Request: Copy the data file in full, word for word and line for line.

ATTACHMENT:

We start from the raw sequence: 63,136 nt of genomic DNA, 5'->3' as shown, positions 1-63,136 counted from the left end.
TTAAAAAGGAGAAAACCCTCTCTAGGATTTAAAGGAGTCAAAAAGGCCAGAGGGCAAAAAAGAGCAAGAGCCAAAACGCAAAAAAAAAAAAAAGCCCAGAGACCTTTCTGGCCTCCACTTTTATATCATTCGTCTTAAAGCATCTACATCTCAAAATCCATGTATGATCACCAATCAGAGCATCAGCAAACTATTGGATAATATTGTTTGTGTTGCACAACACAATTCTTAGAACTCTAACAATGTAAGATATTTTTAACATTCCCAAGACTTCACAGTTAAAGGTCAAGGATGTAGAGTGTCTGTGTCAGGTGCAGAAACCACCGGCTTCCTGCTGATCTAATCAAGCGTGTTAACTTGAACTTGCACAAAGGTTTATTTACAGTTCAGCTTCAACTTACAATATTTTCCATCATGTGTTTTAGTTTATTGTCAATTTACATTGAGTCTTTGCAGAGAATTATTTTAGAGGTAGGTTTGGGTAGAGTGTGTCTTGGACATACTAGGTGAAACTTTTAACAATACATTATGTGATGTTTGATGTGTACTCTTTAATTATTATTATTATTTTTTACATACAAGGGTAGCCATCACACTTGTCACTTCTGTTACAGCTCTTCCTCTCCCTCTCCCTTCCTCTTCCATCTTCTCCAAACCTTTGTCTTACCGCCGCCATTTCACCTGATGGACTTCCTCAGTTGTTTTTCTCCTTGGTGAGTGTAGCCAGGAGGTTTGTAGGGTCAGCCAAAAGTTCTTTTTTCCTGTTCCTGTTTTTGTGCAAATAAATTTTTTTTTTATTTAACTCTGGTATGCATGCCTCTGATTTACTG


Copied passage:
We start from the raw sequence: 63,136 nt of genomic DNA, 5'->3' as shown, positions 1-63,136 counted from the left end.
TTAAAAAGGAGAAAACCCTCTCTAGGATTTAAAGGAGTCAAAAAGGCCAGAGGGCAAAAAAGAGCAAGAGCCAAAACGCAAAAAAAAAAAAAAGCCCAGAGACCTTTCTGGCCTCCACTTTTATATCATTCGTCTTAAAGCATCTACATCTCAAAATCCATGTATGATCACCAATCAGAGCATCAGCAAACTATTGGATAATATTGTTTGTGTTGCACAACACAATTCTTAGAACTCTAACAATGTAAGATATTTTTAACATTCCCAAGACTTCACAGTTAAAGGTCAAGGATGTAGAGTGTCTGTGTCAGGTGCAGAAACCACCGGCTTCCTGCTGATCTAATCAAGCGTGTTAACTTGAACTTGCACAAAGGTTTATTTACAGTTCAGCTTCAACTTACAATATTTTCCATCATGTGTTTTAGTTTATTGTCAATTTACATTGAGTCTTTGCAGAGAATTATTTTAGAGGTAGGTTTGGGTAGAGTGTGTCTTGGACATACTAGGTGAAACTTTTAACAATACATTATGTGATGTTTGATGTGTACTCTTTAATTATTATTATTATTTTTTACATACAAGGGTAGCCATCACACTTGTCACTTCTGTTACAGCTCTTCCTCTCCCTCTCCCTTCCTCTTCCATCTTCTCCAAACCTTTGTCTTACCGCCGCCATTTCACCTGATGGACTTCCTCAGTTGTTTTTCTCCTTGGTGAGTGTAGCCAGGAGGTTTGTAGGGTCAGCCAAAAGTTCTTTTTTCCTGTTCCTGTTTTTGTGCAAATAAATTTTTTTTTTATTTAACTCTGGTATGCATGCCTCTGATTTACTG